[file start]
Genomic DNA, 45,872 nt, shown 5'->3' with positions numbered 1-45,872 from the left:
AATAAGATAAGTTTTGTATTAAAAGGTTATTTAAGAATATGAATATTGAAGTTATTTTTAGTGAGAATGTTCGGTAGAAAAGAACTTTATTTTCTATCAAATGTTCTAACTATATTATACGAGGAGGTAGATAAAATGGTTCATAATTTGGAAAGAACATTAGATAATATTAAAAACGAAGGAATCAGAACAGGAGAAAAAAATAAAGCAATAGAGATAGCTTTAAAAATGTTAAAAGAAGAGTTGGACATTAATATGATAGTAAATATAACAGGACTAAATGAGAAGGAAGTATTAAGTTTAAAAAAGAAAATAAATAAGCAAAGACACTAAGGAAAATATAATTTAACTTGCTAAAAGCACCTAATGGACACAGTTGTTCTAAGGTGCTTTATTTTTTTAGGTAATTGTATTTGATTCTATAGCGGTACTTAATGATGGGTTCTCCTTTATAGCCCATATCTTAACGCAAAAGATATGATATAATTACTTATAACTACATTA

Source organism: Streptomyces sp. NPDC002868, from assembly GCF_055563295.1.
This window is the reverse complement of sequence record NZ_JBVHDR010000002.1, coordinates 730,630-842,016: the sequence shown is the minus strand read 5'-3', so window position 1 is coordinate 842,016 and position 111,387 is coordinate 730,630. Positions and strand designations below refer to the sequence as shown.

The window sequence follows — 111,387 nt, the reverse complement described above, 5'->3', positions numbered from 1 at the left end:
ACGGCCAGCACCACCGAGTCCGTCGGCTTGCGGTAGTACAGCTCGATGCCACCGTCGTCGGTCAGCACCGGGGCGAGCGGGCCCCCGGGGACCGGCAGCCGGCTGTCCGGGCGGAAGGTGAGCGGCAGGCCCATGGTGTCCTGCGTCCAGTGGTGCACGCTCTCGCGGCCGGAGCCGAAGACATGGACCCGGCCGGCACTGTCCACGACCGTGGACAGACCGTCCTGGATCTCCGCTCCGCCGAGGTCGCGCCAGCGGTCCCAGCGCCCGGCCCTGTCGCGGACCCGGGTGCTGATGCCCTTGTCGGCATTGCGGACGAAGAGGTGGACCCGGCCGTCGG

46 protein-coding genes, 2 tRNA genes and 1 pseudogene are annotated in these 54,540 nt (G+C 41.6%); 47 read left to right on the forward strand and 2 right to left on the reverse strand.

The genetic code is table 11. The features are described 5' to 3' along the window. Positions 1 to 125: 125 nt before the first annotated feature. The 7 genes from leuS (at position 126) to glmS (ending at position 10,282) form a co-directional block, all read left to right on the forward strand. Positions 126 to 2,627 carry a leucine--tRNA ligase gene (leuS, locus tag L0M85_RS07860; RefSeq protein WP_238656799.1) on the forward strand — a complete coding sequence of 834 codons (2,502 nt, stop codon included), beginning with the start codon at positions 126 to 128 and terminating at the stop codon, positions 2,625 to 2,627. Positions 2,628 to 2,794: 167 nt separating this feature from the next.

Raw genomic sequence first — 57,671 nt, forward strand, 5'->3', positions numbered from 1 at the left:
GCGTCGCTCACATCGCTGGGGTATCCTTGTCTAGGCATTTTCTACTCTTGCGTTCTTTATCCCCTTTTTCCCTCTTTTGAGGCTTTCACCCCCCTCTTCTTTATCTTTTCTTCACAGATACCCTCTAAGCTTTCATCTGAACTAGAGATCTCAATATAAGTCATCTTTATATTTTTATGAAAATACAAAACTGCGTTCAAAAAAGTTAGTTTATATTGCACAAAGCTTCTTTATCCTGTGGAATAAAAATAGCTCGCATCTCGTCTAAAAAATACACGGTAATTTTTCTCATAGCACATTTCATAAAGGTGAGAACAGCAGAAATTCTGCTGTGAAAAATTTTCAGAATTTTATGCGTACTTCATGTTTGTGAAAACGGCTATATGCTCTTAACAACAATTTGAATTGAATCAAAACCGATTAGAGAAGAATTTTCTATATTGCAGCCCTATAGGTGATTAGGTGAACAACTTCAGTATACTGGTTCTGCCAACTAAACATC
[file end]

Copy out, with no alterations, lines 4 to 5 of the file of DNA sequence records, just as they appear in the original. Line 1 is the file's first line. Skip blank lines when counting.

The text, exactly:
This window is the reverse complement of sequence record NZ_JBVHDR010000002.1, coordinates 730,630-842,016: the sequence shown is the minus strand read 5'-3', so window position 1 is coordinate 842,016 and position 111,387 is coordinate 730,630. Positions and strand designations below refer to the sequence as shown.

The window sequence follows — 111,387 nt, the reverse complement described above, 5'->3', positions numbered from 1 at the left end: